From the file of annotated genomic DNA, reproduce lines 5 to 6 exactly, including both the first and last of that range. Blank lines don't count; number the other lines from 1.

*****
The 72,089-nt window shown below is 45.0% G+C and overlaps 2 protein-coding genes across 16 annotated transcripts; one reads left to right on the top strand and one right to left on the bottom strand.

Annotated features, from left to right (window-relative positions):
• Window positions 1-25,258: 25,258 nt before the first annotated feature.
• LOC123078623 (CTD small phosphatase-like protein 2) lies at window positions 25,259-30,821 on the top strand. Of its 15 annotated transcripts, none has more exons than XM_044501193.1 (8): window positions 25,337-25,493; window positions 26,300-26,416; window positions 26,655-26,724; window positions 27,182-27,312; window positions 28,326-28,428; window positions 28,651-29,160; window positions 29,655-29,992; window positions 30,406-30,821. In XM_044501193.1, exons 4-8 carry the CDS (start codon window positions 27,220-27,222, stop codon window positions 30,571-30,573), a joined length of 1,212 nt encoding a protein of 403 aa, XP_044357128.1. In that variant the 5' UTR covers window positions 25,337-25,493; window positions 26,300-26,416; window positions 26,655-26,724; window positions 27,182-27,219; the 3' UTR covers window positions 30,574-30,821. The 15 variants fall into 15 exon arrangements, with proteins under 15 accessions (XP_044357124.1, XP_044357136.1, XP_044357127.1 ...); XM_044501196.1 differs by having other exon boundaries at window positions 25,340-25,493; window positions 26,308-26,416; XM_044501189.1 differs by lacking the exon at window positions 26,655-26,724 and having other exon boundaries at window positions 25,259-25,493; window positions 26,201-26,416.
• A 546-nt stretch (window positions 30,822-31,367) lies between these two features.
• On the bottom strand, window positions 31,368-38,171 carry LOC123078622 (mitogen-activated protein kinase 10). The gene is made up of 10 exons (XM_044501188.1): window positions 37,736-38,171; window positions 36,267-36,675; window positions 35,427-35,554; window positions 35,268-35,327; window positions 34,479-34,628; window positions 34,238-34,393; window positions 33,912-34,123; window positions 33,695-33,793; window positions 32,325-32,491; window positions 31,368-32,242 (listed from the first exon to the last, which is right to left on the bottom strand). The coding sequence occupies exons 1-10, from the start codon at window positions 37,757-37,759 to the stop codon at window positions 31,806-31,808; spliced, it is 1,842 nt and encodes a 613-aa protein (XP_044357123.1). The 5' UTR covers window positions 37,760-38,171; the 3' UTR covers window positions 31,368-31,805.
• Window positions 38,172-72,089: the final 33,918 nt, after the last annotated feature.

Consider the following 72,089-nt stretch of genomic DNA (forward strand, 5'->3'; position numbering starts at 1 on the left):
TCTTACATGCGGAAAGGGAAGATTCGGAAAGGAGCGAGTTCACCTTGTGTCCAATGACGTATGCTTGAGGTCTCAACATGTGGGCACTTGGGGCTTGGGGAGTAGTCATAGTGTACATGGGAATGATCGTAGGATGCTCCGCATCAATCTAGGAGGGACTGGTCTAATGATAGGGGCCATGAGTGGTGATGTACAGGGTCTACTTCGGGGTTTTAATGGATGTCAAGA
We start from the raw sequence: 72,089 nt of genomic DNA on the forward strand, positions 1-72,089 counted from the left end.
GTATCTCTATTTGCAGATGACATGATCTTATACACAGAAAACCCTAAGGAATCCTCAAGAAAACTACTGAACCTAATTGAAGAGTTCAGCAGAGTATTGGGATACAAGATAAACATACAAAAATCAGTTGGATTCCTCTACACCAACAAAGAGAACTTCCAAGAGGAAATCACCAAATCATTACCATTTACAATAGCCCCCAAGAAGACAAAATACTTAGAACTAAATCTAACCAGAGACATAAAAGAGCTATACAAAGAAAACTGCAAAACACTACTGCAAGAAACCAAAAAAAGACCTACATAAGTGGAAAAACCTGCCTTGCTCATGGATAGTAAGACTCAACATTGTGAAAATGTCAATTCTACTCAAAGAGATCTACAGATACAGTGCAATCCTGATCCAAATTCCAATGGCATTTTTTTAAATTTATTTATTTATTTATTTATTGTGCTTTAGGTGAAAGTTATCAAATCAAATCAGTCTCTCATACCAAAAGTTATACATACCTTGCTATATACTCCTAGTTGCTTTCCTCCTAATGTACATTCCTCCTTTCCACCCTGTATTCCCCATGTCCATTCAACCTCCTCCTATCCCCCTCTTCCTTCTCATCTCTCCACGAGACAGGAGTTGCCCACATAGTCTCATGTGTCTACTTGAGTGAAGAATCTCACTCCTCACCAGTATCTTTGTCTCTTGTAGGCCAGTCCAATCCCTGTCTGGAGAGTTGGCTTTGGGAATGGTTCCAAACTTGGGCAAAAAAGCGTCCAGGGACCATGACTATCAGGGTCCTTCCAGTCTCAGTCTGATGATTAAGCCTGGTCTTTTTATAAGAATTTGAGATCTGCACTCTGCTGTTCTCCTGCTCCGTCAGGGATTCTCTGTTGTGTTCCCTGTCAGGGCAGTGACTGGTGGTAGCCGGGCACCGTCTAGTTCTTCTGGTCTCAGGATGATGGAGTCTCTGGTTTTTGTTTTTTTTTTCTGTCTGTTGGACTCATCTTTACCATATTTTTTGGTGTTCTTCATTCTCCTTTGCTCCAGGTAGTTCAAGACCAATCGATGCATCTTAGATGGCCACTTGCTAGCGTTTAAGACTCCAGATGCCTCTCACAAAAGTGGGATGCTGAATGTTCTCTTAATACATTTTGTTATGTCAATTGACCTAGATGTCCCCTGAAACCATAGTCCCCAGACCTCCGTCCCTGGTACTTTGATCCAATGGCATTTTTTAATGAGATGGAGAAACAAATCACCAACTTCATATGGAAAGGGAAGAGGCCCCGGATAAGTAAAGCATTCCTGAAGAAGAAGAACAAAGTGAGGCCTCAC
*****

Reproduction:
• A 546-nt stretch (window positions 30,822-31,367) lies between these two features.
• On the bottom strand, window positions 31,368-38,171 carry LOC123078622 (mitogen-activated protein kinase 10). The gene is made up of 10 exons (XM_044501188.1): window positions 37,736-38,171; window positions 36,267-36,675; window positions 35,427-35,554; window positions 35,268-35,327; window positions 34,479-34,628; window positions 34,238-34,393; window positions 33,912-34,123; window positions 33,695-33,793; window positions 32,325-32,491; window positions 31,368-32,242 (listed from the first exon to the last, which is right to left on the bottom strand). The coding sequence occupies exons 1-10, from the start codon at window positions 37,757-37,759 to the stop codon at window positions 31,806-31,808; spliced, it is 1,842 nt and encodes a 613-aa protein (XP_044357123.1). The 5' UTR covers window positions 37,760-38,171; the 3' UTR covers window positions 31,368-31,805.